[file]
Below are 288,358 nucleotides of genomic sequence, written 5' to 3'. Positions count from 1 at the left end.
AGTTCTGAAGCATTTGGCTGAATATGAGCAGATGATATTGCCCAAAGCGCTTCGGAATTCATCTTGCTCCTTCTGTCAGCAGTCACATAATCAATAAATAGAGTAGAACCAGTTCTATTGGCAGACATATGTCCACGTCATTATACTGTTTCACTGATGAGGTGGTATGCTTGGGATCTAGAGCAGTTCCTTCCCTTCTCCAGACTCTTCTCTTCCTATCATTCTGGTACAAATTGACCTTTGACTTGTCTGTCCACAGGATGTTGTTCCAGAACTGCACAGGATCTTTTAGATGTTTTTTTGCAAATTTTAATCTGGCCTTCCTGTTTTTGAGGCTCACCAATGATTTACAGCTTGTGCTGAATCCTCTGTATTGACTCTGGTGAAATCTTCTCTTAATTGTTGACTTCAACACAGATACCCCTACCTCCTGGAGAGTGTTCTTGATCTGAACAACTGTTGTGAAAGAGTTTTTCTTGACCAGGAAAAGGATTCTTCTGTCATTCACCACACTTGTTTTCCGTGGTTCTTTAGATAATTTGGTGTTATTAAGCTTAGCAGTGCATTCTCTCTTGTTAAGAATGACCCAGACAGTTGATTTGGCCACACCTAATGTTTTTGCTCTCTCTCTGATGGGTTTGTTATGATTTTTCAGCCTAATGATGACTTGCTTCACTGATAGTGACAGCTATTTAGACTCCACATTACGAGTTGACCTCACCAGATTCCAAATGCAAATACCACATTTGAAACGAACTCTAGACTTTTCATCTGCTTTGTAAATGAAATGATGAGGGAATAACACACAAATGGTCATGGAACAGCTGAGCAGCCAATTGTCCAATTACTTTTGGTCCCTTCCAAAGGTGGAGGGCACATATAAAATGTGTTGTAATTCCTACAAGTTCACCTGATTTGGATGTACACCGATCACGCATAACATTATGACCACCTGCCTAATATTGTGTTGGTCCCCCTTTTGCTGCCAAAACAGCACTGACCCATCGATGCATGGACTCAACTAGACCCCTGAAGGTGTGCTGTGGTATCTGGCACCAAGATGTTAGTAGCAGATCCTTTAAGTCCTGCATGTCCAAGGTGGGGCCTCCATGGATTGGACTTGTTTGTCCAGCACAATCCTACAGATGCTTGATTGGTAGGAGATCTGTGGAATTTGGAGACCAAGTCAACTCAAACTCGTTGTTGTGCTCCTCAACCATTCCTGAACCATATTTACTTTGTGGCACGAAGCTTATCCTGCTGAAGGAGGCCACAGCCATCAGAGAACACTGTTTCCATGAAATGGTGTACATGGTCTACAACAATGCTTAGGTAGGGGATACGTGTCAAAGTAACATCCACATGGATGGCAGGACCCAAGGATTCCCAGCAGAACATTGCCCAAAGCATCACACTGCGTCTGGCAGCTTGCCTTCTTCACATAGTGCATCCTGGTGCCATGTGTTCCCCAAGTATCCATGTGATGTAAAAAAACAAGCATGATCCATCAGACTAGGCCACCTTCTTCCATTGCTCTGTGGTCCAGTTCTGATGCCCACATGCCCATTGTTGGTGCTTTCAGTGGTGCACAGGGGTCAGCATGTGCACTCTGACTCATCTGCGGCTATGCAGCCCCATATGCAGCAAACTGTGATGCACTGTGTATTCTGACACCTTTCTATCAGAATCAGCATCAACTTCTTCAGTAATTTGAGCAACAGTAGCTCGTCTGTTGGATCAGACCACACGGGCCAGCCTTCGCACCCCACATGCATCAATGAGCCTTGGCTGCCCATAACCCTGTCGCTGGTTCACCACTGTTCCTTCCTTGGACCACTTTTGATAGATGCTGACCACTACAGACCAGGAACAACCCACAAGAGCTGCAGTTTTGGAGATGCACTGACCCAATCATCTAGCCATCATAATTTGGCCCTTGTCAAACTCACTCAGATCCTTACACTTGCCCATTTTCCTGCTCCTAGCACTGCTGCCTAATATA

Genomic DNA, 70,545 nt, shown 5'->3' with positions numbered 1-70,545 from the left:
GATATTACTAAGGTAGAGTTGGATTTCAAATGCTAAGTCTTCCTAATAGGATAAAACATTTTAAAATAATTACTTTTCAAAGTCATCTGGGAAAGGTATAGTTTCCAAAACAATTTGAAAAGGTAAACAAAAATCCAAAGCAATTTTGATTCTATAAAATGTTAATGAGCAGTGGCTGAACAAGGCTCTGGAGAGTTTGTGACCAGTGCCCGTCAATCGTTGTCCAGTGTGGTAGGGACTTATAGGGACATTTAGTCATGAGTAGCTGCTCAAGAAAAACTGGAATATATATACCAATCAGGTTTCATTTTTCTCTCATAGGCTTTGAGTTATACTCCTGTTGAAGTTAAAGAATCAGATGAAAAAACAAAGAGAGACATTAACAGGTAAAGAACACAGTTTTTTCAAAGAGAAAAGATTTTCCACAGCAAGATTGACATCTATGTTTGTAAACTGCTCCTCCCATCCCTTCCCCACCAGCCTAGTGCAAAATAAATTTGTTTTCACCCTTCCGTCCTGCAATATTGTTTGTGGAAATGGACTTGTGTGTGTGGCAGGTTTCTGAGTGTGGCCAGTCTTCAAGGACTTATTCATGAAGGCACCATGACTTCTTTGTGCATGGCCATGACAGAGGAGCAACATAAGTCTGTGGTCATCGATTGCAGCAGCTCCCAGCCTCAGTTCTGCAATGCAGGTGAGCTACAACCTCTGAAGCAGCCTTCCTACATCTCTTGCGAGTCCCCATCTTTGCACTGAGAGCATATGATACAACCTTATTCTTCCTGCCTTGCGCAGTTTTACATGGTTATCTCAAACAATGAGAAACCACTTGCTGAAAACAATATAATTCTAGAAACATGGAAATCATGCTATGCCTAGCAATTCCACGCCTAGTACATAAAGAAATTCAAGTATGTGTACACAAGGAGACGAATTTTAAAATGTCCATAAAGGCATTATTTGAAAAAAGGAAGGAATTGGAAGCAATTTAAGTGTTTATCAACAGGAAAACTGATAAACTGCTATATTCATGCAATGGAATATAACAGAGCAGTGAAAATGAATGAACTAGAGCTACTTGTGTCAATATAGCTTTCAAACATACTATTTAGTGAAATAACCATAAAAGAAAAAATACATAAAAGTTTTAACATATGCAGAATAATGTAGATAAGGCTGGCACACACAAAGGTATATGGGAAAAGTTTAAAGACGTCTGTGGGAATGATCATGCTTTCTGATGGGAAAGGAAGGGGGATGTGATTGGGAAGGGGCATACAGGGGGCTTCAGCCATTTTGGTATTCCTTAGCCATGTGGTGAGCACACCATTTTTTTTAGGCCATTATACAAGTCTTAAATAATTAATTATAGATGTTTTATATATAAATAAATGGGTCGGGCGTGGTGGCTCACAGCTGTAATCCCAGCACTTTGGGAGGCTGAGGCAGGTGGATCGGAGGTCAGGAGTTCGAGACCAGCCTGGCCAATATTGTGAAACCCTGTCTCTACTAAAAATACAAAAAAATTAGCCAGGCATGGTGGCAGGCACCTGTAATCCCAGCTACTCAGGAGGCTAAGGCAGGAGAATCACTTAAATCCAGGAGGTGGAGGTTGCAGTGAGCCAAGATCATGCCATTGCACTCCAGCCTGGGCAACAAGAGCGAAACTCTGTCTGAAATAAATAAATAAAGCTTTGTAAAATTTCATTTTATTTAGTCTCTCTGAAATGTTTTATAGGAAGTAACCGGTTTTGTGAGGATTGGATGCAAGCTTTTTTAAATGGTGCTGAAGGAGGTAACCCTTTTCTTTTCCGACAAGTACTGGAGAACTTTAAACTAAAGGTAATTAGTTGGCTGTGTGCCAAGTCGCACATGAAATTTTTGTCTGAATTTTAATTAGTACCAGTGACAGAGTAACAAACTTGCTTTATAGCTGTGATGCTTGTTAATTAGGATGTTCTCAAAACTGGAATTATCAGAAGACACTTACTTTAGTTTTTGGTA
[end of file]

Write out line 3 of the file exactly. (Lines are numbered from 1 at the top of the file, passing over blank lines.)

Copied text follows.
Genomic DNA, 70,545 nt, shown 5'->3' with positions numbered 1-70,545 from the left: